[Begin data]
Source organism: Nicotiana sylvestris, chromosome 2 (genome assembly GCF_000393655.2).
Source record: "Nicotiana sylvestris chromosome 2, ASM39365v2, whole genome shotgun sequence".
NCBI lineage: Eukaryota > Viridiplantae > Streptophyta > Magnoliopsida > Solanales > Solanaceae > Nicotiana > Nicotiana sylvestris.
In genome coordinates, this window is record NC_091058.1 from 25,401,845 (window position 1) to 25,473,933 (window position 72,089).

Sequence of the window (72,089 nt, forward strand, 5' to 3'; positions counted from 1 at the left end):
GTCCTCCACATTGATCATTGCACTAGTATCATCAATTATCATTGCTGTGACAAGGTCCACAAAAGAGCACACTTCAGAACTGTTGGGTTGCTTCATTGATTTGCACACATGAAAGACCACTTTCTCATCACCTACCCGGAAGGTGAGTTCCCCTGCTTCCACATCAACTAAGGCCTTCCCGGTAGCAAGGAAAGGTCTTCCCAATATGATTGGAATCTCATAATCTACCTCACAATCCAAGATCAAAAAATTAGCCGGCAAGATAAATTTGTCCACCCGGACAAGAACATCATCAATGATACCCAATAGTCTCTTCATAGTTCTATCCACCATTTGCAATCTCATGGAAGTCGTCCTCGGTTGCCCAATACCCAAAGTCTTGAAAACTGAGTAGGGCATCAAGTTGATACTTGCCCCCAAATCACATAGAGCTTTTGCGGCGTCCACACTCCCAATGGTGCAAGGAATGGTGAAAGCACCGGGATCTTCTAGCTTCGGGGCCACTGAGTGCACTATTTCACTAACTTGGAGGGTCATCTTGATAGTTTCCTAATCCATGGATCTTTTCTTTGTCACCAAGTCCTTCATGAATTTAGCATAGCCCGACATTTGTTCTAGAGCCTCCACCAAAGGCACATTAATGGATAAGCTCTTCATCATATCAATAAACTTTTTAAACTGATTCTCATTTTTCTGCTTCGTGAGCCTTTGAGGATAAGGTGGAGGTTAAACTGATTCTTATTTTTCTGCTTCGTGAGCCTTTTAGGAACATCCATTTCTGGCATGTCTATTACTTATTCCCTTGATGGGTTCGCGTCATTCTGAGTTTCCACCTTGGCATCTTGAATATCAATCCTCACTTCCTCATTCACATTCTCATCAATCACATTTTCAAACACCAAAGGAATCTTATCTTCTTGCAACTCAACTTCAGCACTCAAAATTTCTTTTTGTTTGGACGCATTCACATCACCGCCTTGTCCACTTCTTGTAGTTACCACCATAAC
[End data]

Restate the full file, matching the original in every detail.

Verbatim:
Source organism: Nicotiana sylvestris, chromosome 2 (genome assembly GCF_000393655.2).
Source record: "Nicotiana sylvestris chromosome 2, ASM39365v2, whole genome shotgun sequence".
NCBI lineage: Eukaryota > Viridiplantae > Streptophyta > Magnoliopsida > Solanales > Solanaceae > Nicotiana > Nicotiana sylvestris.
In genome coordinates, this window is record NC_091058.1 from 25,401,845 (window position 1) to 25,473,933 (window position 72,089).

Sequence of the window (72,089 nt, forward strand, 5' to 3'; positions counted from 1 at the left end):
GTCCTCCACATTGATCATTGCACTAGTATCATCAATTATCATTGCTGTGACAAGGTCCACAAAAGAGCACACTTCAGAACTGTTGGGTTGCTTCATTGATTTGCACACATGAAAGACCACTTTCTCATCACCTACCCGGAAGGTGAGTTCCCCTGCTTCCACATCAACTAAGGCCTTCCCGGTAGCAAGGAAAGGTCTTCCCAATATGATTGGAATCTCATAATCTACCTCACAATCCAAGATCAAAAAATTAGCCGGCAAGATAAATTTGTCCACCCGGACAAGAACATCATCAATGATACCCAATAGTCTCTTCATAGTTCTATCCACCATTTGCAATCTCATGGAAGTCGTCCTCGGTTGCCCAATACCCAAAGTCTTGAAAACTGAGTAGGGCATCAAGTTGATACTTGCCCCCAAATCACATAGAGCTTTTGCGGCGTCCACACTCCCAATGGTGCAAGGAATGGTGAAAGCACCGGGATCTTCTAGCTTCGGGGCCACTGAGTGCACTATTTCACTAACTTGGAGGGTCATCTTGATAGTTTCCTAATCCATGGATCTTTTCTTTGTCACCAAGTCCTTCATGAATTTAGCATAGCCCGACATTTGTTCTAGAGCCTCCACCAAAGGCACATTAATGGATAAGCTCTTCATCATATCAATAAACTTTTTAAACTGATTCTCATTTTTCTGCTTCGTGAGCCTTTGAGGATAAGGTGGAGGTTAAACTGATTCTTATTTTTCTGCTTCGTGAGCCTTTTAGGAACATCCATTTCTGGCATGTCTATTACTTATTCCCTTGATGGGTTCGCGTCATTCTGAGTTTCCACCTTGGCATCTTGAATATCAATCCTCACTTCCTCATTCACATTCTCATCAATCACATTTTCAAACACCAAAGGAATCTTATCTTCTTGCAACTCAACTTCAGCACTCAAAATTTCTTTTTGTTTGGACGCATTCACATCACCGCCTTGTCCACTTCTTGTAGTTACCACCATAAC